Ugandan Children Impress at MTN Juniors Robotics Camp

Over the last three days, website like this website children from 10 schools in Kampala were able to create various exciting and innovative robotics projects in the fields of programming, mechanics and electronics at a juniors robotics camp.

MTN Uganda organized the camp in partnership with FundiBots, a Ugandan based organization that focuses on robotics training in schools aiming to change that mind-set.

The camp aimed at equipping juniors aged between 9-12 years with skills that can enable them solve real-world problems through digital design.

The telecommunication revealed that while the MTN Juniors’ Robotics Camp’ was intended to be just introductory, covering the basics of robotics under three aspects, Electronics, Programming and Mechanics, participating children were able develop functional projects despite the very limited time available.

Mwesigwa Keith tussles it out with his partner to create a robot at the MTN Juniors Robotic camp

Mwesigwa Keith tussles it out with his partner to create a robot at the MTN Juniors Robotic camp

“What surprised me most is that even though we had limited time, pupils were able to create more than we taught,” said FundiBots’ Solomon King Benge, who was also the camp’s main facilitator.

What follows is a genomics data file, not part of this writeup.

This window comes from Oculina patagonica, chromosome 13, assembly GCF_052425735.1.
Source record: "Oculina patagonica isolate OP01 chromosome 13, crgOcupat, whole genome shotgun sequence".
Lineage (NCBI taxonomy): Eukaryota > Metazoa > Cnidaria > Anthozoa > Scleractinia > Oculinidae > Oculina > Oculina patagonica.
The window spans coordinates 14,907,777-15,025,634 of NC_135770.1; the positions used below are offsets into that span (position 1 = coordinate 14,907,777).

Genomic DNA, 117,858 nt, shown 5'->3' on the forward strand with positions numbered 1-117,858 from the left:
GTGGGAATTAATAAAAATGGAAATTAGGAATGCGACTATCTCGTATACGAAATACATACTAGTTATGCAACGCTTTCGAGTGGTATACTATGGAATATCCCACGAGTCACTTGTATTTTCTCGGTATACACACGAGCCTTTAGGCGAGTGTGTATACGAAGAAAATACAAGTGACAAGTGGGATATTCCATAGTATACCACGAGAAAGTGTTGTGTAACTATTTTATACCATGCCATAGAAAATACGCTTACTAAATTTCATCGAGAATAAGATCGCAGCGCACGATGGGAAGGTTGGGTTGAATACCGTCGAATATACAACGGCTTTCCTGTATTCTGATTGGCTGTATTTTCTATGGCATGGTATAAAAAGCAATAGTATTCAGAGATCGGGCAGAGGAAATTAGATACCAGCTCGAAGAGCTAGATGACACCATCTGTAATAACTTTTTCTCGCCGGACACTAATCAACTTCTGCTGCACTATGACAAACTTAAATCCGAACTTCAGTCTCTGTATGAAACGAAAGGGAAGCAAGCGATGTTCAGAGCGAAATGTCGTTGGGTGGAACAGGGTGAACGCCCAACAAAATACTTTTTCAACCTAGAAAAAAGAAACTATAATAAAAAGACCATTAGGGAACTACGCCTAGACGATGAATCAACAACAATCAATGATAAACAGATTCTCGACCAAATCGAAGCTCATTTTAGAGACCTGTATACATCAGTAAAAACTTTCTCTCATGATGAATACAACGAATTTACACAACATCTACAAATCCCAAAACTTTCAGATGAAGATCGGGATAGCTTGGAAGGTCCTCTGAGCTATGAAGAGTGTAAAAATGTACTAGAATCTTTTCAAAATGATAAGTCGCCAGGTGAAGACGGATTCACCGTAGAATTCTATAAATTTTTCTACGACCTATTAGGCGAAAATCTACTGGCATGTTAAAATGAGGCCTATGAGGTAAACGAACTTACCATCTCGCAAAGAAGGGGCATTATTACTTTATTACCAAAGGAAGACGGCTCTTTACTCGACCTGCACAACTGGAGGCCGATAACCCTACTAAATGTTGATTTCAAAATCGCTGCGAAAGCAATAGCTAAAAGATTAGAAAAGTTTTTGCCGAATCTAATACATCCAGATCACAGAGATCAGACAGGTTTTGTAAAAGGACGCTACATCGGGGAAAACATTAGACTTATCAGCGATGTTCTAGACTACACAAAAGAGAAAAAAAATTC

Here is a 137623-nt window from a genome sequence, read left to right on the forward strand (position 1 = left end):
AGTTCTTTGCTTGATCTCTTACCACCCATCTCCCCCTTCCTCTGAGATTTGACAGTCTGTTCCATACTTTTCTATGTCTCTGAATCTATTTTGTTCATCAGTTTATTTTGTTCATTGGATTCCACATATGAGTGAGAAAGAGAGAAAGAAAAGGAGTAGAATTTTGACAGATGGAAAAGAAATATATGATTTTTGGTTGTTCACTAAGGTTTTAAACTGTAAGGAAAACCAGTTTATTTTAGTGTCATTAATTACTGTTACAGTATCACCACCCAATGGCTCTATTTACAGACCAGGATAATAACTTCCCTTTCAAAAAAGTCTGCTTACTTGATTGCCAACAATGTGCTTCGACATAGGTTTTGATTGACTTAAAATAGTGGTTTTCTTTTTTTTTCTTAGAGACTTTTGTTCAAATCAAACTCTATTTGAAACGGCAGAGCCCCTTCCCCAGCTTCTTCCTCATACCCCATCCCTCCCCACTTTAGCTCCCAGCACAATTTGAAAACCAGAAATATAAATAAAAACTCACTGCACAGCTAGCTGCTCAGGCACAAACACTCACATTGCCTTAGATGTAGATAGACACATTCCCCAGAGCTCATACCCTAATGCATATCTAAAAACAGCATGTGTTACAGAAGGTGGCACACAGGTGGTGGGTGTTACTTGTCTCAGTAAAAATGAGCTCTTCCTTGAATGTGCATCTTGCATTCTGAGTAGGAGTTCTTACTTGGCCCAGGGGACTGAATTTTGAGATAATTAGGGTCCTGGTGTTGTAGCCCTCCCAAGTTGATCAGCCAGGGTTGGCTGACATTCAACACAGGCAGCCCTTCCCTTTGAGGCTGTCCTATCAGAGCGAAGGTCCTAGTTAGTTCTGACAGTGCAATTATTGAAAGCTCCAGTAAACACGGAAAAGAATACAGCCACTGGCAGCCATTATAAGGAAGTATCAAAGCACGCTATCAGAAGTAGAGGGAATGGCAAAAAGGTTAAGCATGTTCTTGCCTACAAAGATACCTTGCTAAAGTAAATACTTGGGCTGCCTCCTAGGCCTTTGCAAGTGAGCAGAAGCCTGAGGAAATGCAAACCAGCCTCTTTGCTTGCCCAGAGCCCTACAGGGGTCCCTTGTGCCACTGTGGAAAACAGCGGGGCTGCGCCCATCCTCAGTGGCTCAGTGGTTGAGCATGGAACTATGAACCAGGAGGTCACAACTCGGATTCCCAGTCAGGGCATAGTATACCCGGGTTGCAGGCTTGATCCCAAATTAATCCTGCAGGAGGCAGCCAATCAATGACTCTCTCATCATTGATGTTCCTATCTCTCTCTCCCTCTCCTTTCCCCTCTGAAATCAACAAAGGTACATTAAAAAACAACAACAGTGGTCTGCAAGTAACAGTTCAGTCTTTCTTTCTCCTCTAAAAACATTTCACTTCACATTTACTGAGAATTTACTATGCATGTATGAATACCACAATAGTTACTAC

“We taught them to use mortars but some went ahead and have made some moving cars,” he added.

“What we’ve done is set them off on a journey that challenges them, their schools and parents to create better learning opportunities. For the children, it is the beginning of changing how they see the world, and the solutions that they can create for the problems around them,” Benge said.

According to Mapula Bodibe, MTN Uganda’s Chief Marketing Officer, the goal of the camp was to introduce and teach the children, digital skills used in the building of robots from a more practical, fun and open environment and in the process, expose them to new ways of thinking.

“Our intention is to create and inspire a new generation of Ugandan children to be the future problem solvers, innovators and change makers,” Bodibe said.

“We hope the children will leave the program with a new love and passion for design facilitated by innovations in the digital space. We also want them to know that anyone, regardless of age, gender or background can use digital platforms in a creative and innovative ways,” she added.

“During the construction of the robot, they learn electrical engineering, mechanical engineering, computer programming, biology and soft skills like leadership, teamwork and project management. Such will help them in future, regardless of their eventual careers,” Bodibe said.

Susan Kayemba, MTN Uganda’s Senior Manager for Retention and Social Media said, “We were overwhelmingly encouraged by the feedback we received from some parents, especially those whose children did not participate this time, asking when we’ll organize the next camp so they can also send their children participate.”

Florence Muhumuza, KCCA’s Director of Educational Services, who thanked MTN for its commitment to supporting ICT education in schools attended the closing ceremony.

The children received a certificate of participation at the end of the event.


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